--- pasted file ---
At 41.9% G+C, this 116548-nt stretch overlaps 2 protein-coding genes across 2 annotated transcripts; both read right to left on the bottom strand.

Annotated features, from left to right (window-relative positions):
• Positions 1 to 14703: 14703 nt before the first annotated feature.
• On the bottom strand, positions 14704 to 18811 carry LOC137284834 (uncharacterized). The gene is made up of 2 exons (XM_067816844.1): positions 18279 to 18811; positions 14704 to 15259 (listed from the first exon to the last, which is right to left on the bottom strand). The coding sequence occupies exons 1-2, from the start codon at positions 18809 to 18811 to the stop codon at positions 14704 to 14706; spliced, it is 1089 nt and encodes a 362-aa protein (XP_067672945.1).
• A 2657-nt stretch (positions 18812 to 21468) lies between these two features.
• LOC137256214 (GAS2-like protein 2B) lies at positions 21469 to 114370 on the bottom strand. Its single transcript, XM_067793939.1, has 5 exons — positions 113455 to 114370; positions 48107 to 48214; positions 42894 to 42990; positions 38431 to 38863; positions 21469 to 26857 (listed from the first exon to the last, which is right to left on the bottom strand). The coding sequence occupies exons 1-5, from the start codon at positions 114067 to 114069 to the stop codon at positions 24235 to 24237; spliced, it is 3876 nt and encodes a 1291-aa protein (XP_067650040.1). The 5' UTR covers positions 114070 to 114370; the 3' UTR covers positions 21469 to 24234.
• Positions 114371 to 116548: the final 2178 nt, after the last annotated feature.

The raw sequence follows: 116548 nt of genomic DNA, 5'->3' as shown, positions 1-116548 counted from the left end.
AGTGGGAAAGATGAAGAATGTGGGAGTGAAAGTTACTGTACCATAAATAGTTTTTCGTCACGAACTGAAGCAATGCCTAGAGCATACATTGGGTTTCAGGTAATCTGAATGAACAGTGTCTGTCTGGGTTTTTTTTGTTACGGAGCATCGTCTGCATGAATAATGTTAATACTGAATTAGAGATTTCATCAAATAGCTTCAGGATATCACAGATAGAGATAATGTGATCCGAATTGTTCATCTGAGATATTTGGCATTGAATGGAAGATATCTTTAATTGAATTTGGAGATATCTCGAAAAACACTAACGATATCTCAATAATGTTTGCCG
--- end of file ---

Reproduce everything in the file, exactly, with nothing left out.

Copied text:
At 41.9% G+C, this 116548-nt stretch overlaps 2 protein-coding genes across 2 annotated transcripts; both read right to left on the bottom strand.

Annotated features, from left to right (window-relative positions):
• Positions 1 to 14703: 14703 nt before the first annotated feature.
• On the bottom strand, positions 14704 to 18811 carry LOC137284834 (uncharacterized). The gene is made up of 2 exons (XM_067816844.1): positions 18279 to 18811; positions 14704 to 15259 (listed from the first exon to the last, which is right to left on the bottom strand). The coding sequence occupies exons 1-2, from the start codon at positions 18809 to 18811 to the stop codon at positions 14704 to 14706; spliced, it is 1089 nt and encodes a 362-aa protein (XP_067672945.1).
• A 2657-nt stretch (positions 18812 to 21468) lies between these two features.
• LOC137256214 (GAS2-like protein 2B) lies at positions 21469 to 114370 on the bottom strand. Its single transcript, XM_067793939.1, has 5 exons — positions 113455 to 114370; positions 48107 to 48214; positions 42894 to 42990; positions 38431 to 38863; positions 21469 to 26857 (listed from the first exon to the last, which is right to left on the bottom strand). The coding sequence occupies exons 1-5, from the start codon at positions 114067 to 114069 to the stop codon at positions 24235 to 24237; spliced, it is 3876 nt and encodes a 1291-aa protein (XP_067650040.1). The 5' UTR covers positions 114070 to 114370; the 3' UTR covers positions 21469 to 24234.
• Positions 114371 to 116548: the final 2178 nt, after the last annotated feature.

The raw sequence follows: 116548 nt of genomic DNA, 5'->3' as shown, positions 1-116548 counted from the left end.
AGTGGGAAAGATGAAGAATGTGGGAGTGAAAGTTACTGTACCATAAATAGTTTTTCGTCACGAACTGAAGCAATGCCTAGAGCATACATTGGGTTTCAGGTAATCTGAATGAACAGTGTCTGTCTGGGTTTTTTTTGTTACGGAGCATCGTCTGCATGAATAATGTTAATACTGAATTAGAGATTTCATCAAATAGCTTCAGGATATCACAGATAGAGATAATGTGATCCGAATTGTTCATCTGAGATATTTGGCATTGAATGGAAGATATCTTTAATTGAATTTGGAGATATCTCGAAAAACACTAACGATATCTCAATAATGTTTGCCG